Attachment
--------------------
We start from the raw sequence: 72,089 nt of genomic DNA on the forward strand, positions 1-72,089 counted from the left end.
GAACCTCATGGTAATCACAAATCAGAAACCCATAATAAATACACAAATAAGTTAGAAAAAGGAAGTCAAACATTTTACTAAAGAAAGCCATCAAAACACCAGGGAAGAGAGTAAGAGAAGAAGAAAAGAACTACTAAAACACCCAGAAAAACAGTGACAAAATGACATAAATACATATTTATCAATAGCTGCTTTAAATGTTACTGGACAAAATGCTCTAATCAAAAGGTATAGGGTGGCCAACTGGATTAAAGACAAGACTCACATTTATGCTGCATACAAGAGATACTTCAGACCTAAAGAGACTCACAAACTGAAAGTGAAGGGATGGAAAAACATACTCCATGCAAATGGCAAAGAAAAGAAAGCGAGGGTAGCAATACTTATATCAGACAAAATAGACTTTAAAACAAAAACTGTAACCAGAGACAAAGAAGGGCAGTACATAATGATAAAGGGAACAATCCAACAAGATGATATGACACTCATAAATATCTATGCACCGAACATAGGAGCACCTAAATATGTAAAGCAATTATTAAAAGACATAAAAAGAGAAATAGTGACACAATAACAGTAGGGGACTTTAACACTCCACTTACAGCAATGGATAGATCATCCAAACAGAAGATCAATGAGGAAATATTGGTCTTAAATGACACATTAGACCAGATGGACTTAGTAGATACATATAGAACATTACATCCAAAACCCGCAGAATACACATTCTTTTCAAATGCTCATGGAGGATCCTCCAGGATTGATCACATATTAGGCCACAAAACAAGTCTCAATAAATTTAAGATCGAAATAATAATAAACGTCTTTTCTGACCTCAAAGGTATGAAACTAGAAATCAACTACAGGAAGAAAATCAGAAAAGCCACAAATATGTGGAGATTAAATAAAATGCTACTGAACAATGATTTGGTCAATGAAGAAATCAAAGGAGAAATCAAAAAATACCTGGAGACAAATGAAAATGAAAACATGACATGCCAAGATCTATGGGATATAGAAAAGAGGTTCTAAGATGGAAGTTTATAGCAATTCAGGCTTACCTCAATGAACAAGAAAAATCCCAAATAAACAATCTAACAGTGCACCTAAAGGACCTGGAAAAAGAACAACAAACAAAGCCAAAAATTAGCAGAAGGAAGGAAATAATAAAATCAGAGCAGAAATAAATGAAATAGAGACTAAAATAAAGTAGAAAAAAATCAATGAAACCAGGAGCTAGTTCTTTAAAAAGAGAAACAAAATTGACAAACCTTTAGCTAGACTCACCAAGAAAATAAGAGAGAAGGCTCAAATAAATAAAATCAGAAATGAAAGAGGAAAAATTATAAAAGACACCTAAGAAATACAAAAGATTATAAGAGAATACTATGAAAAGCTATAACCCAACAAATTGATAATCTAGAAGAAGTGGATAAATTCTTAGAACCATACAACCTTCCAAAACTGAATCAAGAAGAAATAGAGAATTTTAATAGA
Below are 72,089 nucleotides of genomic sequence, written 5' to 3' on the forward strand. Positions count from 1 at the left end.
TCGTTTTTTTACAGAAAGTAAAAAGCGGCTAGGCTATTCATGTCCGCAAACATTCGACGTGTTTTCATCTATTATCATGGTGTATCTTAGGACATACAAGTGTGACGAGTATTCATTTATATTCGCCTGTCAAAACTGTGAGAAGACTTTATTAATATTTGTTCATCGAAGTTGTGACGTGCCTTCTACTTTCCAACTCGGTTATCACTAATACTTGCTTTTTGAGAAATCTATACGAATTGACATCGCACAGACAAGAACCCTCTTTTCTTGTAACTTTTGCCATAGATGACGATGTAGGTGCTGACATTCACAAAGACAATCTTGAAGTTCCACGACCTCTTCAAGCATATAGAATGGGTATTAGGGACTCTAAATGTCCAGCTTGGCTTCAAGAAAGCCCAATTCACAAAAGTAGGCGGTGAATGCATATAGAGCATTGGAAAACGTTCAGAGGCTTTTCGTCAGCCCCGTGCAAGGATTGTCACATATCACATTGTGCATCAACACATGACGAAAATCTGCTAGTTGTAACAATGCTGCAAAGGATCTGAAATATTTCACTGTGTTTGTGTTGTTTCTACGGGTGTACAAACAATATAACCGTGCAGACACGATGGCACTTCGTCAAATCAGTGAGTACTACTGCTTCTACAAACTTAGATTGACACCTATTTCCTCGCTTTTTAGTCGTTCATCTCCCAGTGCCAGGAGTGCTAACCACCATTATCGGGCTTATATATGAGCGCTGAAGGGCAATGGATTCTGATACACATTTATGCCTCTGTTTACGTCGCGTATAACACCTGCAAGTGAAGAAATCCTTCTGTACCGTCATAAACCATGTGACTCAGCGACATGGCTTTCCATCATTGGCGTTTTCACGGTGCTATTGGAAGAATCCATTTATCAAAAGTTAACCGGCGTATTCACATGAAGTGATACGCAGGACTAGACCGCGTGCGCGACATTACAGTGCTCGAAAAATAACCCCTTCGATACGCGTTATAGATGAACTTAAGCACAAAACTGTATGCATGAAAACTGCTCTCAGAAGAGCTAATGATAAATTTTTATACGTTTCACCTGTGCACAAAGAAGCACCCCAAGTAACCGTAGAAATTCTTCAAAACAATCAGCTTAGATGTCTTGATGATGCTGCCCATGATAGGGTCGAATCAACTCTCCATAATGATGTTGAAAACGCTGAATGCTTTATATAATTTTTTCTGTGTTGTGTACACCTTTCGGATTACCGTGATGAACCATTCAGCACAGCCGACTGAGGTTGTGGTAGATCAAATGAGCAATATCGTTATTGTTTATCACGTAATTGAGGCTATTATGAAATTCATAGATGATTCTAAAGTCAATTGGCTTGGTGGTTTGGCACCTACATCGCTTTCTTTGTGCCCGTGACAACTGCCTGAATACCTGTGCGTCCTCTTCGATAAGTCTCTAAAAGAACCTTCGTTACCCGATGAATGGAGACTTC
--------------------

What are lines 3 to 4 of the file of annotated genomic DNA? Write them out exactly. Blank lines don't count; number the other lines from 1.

Below are 72,089 nucleotides of genomic sequence, written 5' to 3' on the forward strand. Positions count from 1 at the left end.
TCGTTTTTTTACAGAAAGTAAAAAGCGGCTAGGCTATTCATGTCCGCAAACATTCGACGTGTTTTCATCTATTATCATGGTGTATCTTAGGACATACAAGTGTGACGAGTATTCATTTATATTCGCCTGTCAAAACTGTGAGAAGACTTTATTAATATTTGTTCATCGAAGTTGTGACGTGCCTTCTACTTTCCAACTCGGTTATCACTAATACTTGCTTTTTGAGAAATCTATACGAATTGACATCGCACAGACAAGAACCCTCTTTTCTTGTAACTTTTGCCATAGATGACGATGTAGGTGCTGACATTCACAAAGACAATCTTGAAGTTCCACGACCTCTTCAAGCATATAGAATGGGTATTAGGGACTCTAAATGTCCAGCTTGGCTTCAAGAAAGCCCAATTCACAAAAGTAGGCGGTGAATGCATATAGAGCATTGGAAAACGTTCAGAGGCTTTTCGTCAGCCCCGTGCAAGGATTGTCACATATCACATTGTGCATCAACACATGACGAAAATCTGCTAGTTGTAACAATGCTGCAAAGGATCTGAAATATTTCACTGTGTTTGTGTTGTTTCTACGGGTGTACAAACAATATAACCGTGCAGACACGATGGCACTTCGTCAAATCAGTGAGTACTACTGCTTCTACAAACTTAGATTGACACCTATTTCCTCGCTTTTTAGTCGTTCATCTCCCAGTGCCAGGAGTGCTAACCACCATTATCGGGCTTATATATGAGCGCTGAAGGGCAATGGATTCTGATACACATTTATGCCTCTGTTTACGTCGCGTATAACACCTGCAAGTGAAGAAATCCTTCTGTACCGTCATAAACCATGTGACTCAGCGACATGGCTTTCCATCATTGGCGTTTTCACGGTGCTATTGGAAGAATCCATTTATCAAAAGTTAACCGGCGTATTCACATGAAGTGATACGCAGGACTAGACCGCGTGCGCGACATTACAGTGCTCGAAAAATAACCCCTTCGATACGCGTTATAGATGAACTTAAGCACAAAACTGTATGCATGAAAACTGCTCTCAGAAGAGCTAATGATAAATTTTTATACGTTTCACCTGTGCACAAAGAAGCACCCCAAGTAACCGTAGAAATTCTTCAAAACAATCAGCTTAGATGTCTTGATGATGCTGCCCATGATAGGGTCGAATCAACTCTCCATAATGATGTTGAAAACGCTGAATGCTTTATATAATTTTTTCTGTGTTGTGTACACCTTTCGGATTACCGTGATGAACCATTCAGCACAGCCGACTGAGGTTGTGGTAGATCAAATGAGCAATATCGTTATTGTTTATCACGTAATTGAGGCTATTATGAAATTCATAGATGATTCTAAAGTCAATTGGCTTGGTGGTTTGGCACCTACATCGCTTTCTTTGTGCCCGTGACAACTGCCTGAATACCTGTGCGTCCTCTTCGATAAGTCTCTAAAAGAACCTTCGTTACCCGATGAATGGAGACTTC